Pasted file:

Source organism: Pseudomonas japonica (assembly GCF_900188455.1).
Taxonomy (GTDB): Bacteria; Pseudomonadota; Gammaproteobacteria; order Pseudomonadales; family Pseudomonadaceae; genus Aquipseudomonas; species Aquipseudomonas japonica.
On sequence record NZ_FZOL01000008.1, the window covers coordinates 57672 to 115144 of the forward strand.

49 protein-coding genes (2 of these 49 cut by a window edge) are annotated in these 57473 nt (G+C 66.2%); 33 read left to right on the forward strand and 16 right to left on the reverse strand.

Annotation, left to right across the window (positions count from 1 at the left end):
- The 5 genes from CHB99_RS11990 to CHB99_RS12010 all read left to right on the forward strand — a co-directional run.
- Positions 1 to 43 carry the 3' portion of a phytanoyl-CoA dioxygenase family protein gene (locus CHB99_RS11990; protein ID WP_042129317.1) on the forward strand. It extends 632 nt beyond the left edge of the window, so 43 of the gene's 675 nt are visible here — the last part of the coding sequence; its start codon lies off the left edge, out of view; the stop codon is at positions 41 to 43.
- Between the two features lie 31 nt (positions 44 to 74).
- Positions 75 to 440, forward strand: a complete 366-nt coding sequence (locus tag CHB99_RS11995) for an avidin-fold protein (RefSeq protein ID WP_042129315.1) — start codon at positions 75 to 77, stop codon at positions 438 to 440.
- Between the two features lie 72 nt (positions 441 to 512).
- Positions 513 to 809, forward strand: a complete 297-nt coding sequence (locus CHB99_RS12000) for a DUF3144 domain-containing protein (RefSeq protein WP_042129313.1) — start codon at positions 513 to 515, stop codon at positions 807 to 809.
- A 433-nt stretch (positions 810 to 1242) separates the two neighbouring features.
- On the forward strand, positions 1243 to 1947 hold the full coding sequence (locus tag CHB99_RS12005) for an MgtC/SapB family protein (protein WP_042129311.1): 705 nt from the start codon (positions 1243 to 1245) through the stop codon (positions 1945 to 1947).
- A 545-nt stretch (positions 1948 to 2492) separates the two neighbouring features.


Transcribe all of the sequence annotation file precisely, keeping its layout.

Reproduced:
Source organism: Pseudomonas japonica (assembly GCF_900188455.1).
Taxonomy (GTDB): Bacteria; Pseudomonadota; Gammaproteobacteria; order Pseudomonadales; family Pseudomonadaceae; genus Aquipseudomonas; species Aquipseudomonas japonica.
On sequence record NZ_FZOL01000008.1, the window covers coordinates 57672 to 115144 of the forward strand.

49 protein-coding genes (2 of these 49 cut by a window edge) are annotated in these 57473 nt (G+C 66.2%); 33 read left to right on the forward strand and 16 right to left on the reverse strand.

Annotation, left to right across the window (positions count from 1 at the left end):
- The 5 genes from CHB99_RS11990 to CHB99_RS12010 all read left to right on the forward strand — a co-directional run.
- Positions 1 to 43 carry the 3' portion of a phytanoyl-CoA dioxygenase family protein gene (locus CHB99_RS11990; protein ID WP_042129317.1) on the forward strand. It extends 632 nt beyond the left edge of the window, so 43 of the gene's 675 nt are visible here — the last part of the coding sequence; its start codon lies off the left edge, out of view; the stop codon is at positions 41 to 43.
- Between the two features lie 31 nt (positions 44 to 74).
- Positions 75 to 440, forward strand: a complete 366-nt coding sequence (locus tag CHB99_RS11995) for an avidin-fold protein (RefSeq protein ID WP_042129315.1) — start codon at positions 75 to 77, stop codon at positions 438 to 440.
- Between the two features lie 72 nt (positions 441 to 512).
- Positions 513 to 809, forward strand: a complete 297-nt coding sequence (locus CHB99_RS12000) for a DUF3144 domain-containing protein (RefSeq protein WP_042129313.1) — start codon at positions 513 to 515, stop codon at positions 807 to 809.
- A 433-nt stretch (positions 810 to 1242) separates the two neighbouring features.
- On the forward strand, positions 1243 to 1947 hold the full coding sequence (locus tag CHB99_RS12005) for an MgtC/SapB family protein (protein WP_042129311.1): 705 nt from the start codon (positions 1243 to 1245) through the stop codon (positions 1945 to 1947).
- A 545-nt stretch (positions 1948 to 2492) separates the two neighbouring features.